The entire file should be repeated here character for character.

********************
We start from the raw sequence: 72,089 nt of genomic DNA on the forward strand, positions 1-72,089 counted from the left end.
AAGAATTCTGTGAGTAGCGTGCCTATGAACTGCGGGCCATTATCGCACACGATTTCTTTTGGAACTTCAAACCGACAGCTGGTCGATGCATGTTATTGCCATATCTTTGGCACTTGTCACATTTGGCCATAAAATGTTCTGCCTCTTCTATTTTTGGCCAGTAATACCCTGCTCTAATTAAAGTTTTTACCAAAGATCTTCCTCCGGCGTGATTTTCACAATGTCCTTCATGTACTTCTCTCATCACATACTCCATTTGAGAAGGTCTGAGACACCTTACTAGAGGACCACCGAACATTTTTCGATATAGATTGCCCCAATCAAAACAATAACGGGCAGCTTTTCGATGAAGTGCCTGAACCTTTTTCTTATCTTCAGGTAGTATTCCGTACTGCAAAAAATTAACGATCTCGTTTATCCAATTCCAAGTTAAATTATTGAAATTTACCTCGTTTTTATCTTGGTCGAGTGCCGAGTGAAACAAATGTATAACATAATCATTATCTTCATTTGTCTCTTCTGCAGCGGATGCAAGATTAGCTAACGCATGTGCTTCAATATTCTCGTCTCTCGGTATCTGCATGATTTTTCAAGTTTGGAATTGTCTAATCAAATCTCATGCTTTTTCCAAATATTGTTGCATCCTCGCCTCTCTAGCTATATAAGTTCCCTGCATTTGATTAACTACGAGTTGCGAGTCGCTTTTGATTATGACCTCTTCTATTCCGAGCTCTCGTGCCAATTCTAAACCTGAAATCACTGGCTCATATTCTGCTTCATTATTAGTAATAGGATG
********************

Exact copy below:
We start from the raw sequence: 72,089 nt of genomic DNA on the forward strand, positions 1-72,089 counted from the left end.
AAGAATTCTGTGAGTAGCGTGCCTATGAACTGCGGGCCATTATCGCACACGATTTCTTTTGGAACTTCAAACCGACAGCTGGTCGATGCATGTTATTGCCATATCTTTGGCACTTGTCACATTTGGCCATAAAATGTTCTGCCTCTTCTATTTTTGGCCAGTAATACCCTGCTCTAATTAAAGTTTTTACCAAAGATCTTCCTCCGGCGTGATTTTCACAATGTCCTTCATGTACTTCTCTCATCACATACTCCATTTGAGAAGGTCTGAGACACCTTACTAGAGGACCACCGAACATTTTTCGATATAGATTGCCCCAATCAAAACAATAACGGGCAGCTTTTCGATGAAGTGCCTGAACCTTTTTCTTATCTTCAGGTAGTATTCCGTACTGCAAAAAATTAACGATCTCGTTTATCCAATTCCAAGTTAAATTATTGAAATTTACCTCGTTTTTATCTTGGTCGAGTGCCGAGTGAAACAAATGTATAACATAATCATTATCTTCATTTGTCTCTTCTGCAGCGGATGCAAGATTAGCTAACGCATGTGCTTCAATATTCTCGTCTCTCGGTATCTGCATGATTTTTCAAGTTTGGAATTGTCTAATCAAATCTCATGCTTTTTCCAAATATTGTTGCATCCTCGCCTCTCTAGCTATATAAGTTCCCTGCATTTGATTAACTACGAGTTGCGAGTCGCTTTTGATTATGACCTCTTCTATTCCGAGCTCTCGTGCCAATTCTAAACCTGAAATCACTGGCTCATATTCTGCTTCATTATTAGTAATAGGATG